Moreover, if the CCP is primarily associating with ethnically Chinese researchers, how can the DOJ prevent racial bias in its efforts?
The CCP Intentionally Targets Ethnic Chinese
In addition to whom the Initiative is targeting is the less spoken of but equally important issue if why they are being targeted.
The vast majority of those charged under the initiative are ethnically Chinese. It is a simple fact that, according to Heath, would be immensely difficult to get around precisely because the CCP makes a concerted effort to pressure, implicate, and control people of Chinese descent.
“Certainly, I agree with critics that you have to manage the program in a responsible way and avoid as much as possible unnecessarily discriminatory and provocative accusations,” Heath said.
“It’s tough, you know. It gets to an issue with the Chinese approach to espionage, and that is to target ethnic Chinese people, and it’s hard to get around that fact. That is who the PLA targets. That is who the Chinese government targets.”
Indeed, ten of the DOJ’s ongoing China Initiative cases are against individuals alleged to be part of Operation Fox Hunt, a covert CCP program launched in 2014 that aims to harass, surveil, and intimidate Chinese citizens living overseas.
In these cases, the accused are alleged to have been recruited by the CCP to harass or intimidate ethnic Chinese abroad. In one such case, Chinese agent Xu Yanjun is alleged to have downloaded 200 family photos of a GE employee, whose family is in China, in an effort to coerce the employee into becoming a spy.
“They try to play on a sense of ethnic kinship, and they exploit any cultural background that’s related to China to recruit and influence people,” Heath said. “Therefore, you just can’t avoid that that is going to be an issue when you try to counter those types of efforts, because the same people will be the subject of scrutiny.”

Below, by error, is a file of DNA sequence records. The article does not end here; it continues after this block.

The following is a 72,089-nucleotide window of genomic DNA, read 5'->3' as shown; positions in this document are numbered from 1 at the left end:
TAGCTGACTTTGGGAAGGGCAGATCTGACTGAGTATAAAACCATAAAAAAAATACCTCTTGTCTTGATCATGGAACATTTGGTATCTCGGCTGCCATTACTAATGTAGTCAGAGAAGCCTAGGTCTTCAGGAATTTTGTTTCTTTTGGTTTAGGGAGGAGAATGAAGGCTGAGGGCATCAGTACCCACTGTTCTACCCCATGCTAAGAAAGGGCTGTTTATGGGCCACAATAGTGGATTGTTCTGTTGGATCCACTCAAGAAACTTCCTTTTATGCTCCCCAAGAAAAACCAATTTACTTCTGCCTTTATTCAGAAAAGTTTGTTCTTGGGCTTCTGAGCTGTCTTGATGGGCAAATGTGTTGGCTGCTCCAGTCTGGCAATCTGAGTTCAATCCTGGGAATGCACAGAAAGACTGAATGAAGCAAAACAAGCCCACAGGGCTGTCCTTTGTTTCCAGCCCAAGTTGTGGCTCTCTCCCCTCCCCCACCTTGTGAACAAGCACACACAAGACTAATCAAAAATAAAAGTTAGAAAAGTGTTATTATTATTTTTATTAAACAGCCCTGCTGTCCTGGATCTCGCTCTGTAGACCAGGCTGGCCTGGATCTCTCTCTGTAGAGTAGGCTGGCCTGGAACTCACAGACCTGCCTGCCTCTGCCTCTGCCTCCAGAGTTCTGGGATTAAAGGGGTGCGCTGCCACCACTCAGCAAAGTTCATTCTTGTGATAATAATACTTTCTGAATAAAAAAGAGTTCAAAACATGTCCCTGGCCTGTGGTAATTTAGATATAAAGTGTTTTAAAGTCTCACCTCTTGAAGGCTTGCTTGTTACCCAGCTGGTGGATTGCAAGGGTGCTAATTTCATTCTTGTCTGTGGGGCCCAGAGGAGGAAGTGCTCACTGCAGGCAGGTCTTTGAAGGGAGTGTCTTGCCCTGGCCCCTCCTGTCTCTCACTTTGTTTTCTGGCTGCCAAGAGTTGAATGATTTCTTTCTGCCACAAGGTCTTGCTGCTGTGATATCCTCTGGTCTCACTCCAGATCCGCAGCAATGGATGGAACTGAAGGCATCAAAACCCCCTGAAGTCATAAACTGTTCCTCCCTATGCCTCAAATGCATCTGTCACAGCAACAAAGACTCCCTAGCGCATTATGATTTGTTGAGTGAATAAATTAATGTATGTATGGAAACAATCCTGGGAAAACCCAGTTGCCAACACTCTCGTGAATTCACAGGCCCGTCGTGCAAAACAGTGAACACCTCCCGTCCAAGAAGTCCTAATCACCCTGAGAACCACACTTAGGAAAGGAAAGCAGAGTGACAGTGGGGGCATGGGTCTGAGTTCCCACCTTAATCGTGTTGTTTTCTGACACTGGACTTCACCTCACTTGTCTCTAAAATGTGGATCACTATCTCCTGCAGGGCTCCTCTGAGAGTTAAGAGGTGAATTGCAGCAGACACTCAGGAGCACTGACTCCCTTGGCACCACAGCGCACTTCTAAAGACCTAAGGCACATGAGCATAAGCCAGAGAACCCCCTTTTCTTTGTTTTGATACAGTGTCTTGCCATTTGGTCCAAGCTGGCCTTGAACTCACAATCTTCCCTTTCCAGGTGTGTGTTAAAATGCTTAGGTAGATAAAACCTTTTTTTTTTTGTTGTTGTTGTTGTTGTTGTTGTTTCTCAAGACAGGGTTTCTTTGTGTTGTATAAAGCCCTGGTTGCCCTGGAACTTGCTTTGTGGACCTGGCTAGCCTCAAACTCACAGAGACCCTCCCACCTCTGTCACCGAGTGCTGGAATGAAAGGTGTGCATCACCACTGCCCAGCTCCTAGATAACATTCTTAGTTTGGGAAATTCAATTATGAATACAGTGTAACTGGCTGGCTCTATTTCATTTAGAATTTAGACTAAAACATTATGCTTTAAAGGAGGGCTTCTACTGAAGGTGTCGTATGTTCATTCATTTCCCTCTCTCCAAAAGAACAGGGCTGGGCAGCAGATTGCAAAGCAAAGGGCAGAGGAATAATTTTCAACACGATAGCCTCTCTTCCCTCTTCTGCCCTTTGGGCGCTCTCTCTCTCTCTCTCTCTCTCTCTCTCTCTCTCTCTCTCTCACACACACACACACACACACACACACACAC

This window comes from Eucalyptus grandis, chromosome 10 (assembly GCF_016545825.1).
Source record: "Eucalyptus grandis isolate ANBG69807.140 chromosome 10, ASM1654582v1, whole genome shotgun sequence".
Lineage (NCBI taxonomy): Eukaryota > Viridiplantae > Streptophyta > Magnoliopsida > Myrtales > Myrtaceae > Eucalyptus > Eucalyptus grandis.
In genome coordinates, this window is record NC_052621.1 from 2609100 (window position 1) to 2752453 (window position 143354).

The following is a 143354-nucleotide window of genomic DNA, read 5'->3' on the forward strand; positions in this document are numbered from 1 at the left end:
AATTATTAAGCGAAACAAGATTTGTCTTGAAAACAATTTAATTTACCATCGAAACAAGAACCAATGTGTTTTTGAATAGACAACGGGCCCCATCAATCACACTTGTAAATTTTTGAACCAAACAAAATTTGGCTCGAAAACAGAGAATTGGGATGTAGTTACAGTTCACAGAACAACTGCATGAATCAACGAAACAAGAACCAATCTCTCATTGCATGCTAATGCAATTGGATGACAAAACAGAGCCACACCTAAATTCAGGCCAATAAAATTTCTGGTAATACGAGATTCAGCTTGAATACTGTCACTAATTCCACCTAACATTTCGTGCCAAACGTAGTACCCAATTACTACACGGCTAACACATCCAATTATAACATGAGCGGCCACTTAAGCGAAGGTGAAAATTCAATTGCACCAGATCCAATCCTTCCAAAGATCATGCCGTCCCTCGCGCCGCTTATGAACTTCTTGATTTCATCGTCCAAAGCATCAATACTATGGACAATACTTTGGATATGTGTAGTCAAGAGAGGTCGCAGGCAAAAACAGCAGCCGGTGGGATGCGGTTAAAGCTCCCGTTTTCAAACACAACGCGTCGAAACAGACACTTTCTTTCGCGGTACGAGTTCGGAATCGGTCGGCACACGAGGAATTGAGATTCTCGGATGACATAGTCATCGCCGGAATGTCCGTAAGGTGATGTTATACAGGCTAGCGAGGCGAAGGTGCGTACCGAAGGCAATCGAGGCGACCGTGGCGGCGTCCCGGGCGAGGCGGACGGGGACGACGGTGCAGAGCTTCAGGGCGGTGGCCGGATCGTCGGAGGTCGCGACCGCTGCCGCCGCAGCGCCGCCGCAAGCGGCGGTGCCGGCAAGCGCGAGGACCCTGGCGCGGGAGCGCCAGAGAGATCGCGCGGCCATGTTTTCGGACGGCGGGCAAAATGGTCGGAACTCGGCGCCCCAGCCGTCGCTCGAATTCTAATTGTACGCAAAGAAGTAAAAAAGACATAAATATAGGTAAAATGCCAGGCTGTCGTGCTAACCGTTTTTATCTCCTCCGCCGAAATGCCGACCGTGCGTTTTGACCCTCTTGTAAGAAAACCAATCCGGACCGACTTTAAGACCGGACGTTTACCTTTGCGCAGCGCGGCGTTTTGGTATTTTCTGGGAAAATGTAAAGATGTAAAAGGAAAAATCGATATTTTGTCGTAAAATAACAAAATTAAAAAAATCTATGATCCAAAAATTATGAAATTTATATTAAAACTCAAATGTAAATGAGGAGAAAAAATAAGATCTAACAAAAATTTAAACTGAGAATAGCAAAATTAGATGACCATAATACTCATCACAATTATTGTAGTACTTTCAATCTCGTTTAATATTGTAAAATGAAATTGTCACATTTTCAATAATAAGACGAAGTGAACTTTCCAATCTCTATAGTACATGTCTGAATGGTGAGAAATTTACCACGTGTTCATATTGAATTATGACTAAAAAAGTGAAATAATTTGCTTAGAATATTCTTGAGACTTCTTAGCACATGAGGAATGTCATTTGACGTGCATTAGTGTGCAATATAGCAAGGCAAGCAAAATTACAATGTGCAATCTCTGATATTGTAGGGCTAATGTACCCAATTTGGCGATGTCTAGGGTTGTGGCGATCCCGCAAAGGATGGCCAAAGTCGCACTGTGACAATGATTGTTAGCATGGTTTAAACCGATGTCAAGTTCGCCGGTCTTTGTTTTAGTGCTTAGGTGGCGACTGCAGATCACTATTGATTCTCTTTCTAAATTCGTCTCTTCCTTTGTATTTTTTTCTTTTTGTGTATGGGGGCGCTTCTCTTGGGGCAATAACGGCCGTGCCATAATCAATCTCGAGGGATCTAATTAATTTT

Heath said that, despite the current difficulties, there were paths forward to both ease tensions and increase inclusion of ethnic Chinese in America while still combatting malicious foreign influence.
“One helpful thing is that the Initiative has drawn attention to a problem that I don’t think previously got a lot of attention, and that was the efforts of the Chinese government to coopt, subvert, and recruit Americans of ethnic Chinese heritage,” Heath said.
“I think a way to try to counter… unfair suspicion, discrimination and prejudice, is to publicize what we know about the [CCP] strategies and efforts to target ethnic Chinese people,” Heath added.
But he also stressed that agents for the CCP were never restricted to any one race.
“Just bringing to attention to the public that the threat is the Chinese government, and not ethnic Chinese people, and that anybody can be an agent [would help],” Heath said. “It’s not just Chinese people. It can be white people, it can be black people, it can be anybody.”
A Necessary Effort, but Reform is Needed
No hard evidence has been brought forward to suggest that the DOJ has engaged in racial discrimination during the conducting of its China Initiative. The program has, indeed, highlighted numerous vital threats to national security in the form of CCP infiltration into civilian sectors.
The China Initiative does appear, however, to fail to meet basic standards of transparency expected by any free society, and its method of charging individuals without clear evidence and dismissing some charges without clearly stating its reasons gives critics reason enough to question its competency in pursuing the matter.
Until such transparency is achieved, ethnic Chinese in America may feel caught between two hunts.
On one side is the CCP’s effort to coerce and intimidate them into working against the United States and to subvert their will to that of the CCP. On the other is a fear of being wrongfully caught up in the United States’ frantic efforts to prevent anyone and everyone from association with CCP-sponsored individuals and institutions.
At the end of the day, Heath believed that the initiative could continue its successes, mitigate its failings, and further improve the security of the nation. To achieve that, the DOJ merely needed to clearly and unambiguously state how its efforts were designed, not to question Chinese in America, but to protect them.
“[By] messaging the importance of standing up with Chinese Americans, political leadership can clarify… to Chinese Americans and send the message that Chinese Americans are an asset to America, not a suspicious group,” Heath said.
“The more the U.S. government and Justice Department puts out that message, I think the better it helps clarify what they’re trying to do and clarifies the message that it’s the CCP that is the issue.”
“Chinese Americans are our people,” Heath added. “They are no different than anybody else… They’re Americans and the government has an interest in helping to protect them from foreign influence and that’s what it’s trying to do.”